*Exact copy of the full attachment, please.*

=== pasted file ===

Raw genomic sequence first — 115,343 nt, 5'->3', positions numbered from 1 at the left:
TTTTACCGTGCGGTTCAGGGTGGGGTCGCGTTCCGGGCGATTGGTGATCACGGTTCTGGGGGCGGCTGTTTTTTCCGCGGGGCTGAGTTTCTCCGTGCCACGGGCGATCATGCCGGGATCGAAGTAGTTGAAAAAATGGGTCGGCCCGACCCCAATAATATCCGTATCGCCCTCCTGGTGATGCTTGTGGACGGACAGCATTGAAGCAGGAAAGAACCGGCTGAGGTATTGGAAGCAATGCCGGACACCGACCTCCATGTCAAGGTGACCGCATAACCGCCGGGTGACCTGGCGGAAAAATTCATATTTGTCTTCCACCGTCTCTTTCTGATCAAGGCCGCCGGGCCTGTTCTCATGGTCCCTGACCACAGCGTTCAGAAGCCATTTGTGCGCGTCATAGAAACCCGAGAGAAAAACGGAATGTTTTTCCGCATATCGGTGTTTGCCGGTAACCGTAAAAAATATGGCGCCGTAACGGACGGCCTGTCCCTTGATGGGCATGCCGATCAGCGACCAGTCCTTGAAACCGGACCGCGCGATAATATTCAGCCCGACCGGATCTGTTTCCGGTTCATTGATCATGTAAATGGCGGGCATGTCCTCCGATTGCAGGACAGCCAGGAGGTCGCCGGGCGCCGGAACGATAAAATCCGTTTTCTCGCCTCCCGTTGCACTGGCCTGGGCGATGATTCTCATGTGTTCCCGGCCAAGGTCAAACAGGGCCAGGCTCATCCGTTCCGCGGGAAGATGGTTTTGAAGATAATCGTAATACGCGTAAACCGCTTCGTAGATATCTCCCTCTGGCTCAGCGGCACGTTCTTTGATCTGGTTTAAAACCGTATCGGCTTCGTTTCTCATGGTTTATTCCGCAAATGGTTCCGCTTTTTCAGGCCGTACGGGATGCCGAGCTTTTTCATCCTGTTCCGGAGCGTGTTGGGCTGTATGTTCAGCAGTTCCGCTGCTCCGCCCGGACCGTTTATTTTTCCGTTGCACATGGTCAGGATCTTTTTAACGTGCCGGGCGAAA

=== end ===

Raw genomic sequence first — 115,343 nt, 5'->3', positions numbered from 1 at the left:
TTTTACCGTGCGGTTCAGGGTGGGGTCGCGTTCCGGGCGATTGGTGATCACGGTTCTGGGGGCGGCTGTTTTTTCCGCGGGGCTGAGTTTCTCCGTGCCACGGGCGATCATGCCGGGATCGAAGTAGTTGAAAAAATGGGTCGGCCCGACCCCAATAATATCCGTATCGCCCTCCTGGTGATGCTTGTGGACGGACAGCATTGAAGCAGGAAAGAACCGGCTGAGGTATTGGAAGCAATGCCGGACACCGACCTCCATGTCAAGGTGACCGCATAACCGCCGGGTGACCTGGCGGAAAAATTCATATTTGTCTTCCACCGTCTCTTTCTGATCAAGGCCGCCGGGCCTGTTCTCATGGTCCCTGACCACAGCGTTCAGAAGCCATTTGTGCGCGTCATAGAAACCCGAGAGAAAAACGGAATGTTTTTCCGCATATCGGTGTTTGCCGGTAACCGTAAAAAATATGGCGCCGTAACGGACGGCCTGTCCCTTGATGGGCATGCCGATCAGCGACCAGTCCTTGAAACCGGACCGCGCGATAATATTCAGCCCGACCGGATCTGTTTCCGGTTCATTGATCATGTAAATGGCGGGCATGTCCTCCGATTGCAGGACAGCCAGGAGGTCGCCGGGCGCCGGAACGATAAAATCCGTTTTCTCGCCTCCCGTTGCACTGGCCTGGGCGATGATTCTCATGTGTTCCCGGCCAAGGTCAAACAGGGCCAGGCTCATCCGTTCCGCGGGAAGATGGTTTTGAAGATAATCGTAATACGCGTAAACCGCTTCGTAGATATCTCCCTCTGGCTCAGCGGCACGTTCTTTGATCTGGTTTAAAACCGTATCGGCTTCGTTTCTCATGGTTTATTCCGCAAATGGTTCCGCTTTTTCAGGCCGTACGGGATGCCGAGCTTTTTCATCCTGTTCCGGAGCGTGTTGGGCTGTATGTTCAGCAGTTCCGCTGCTCCGCCCGGACCGTTTATTTTTCCGTTGCACATGGTCAGGATCTTTTTAACGTGCCGGGCGAAA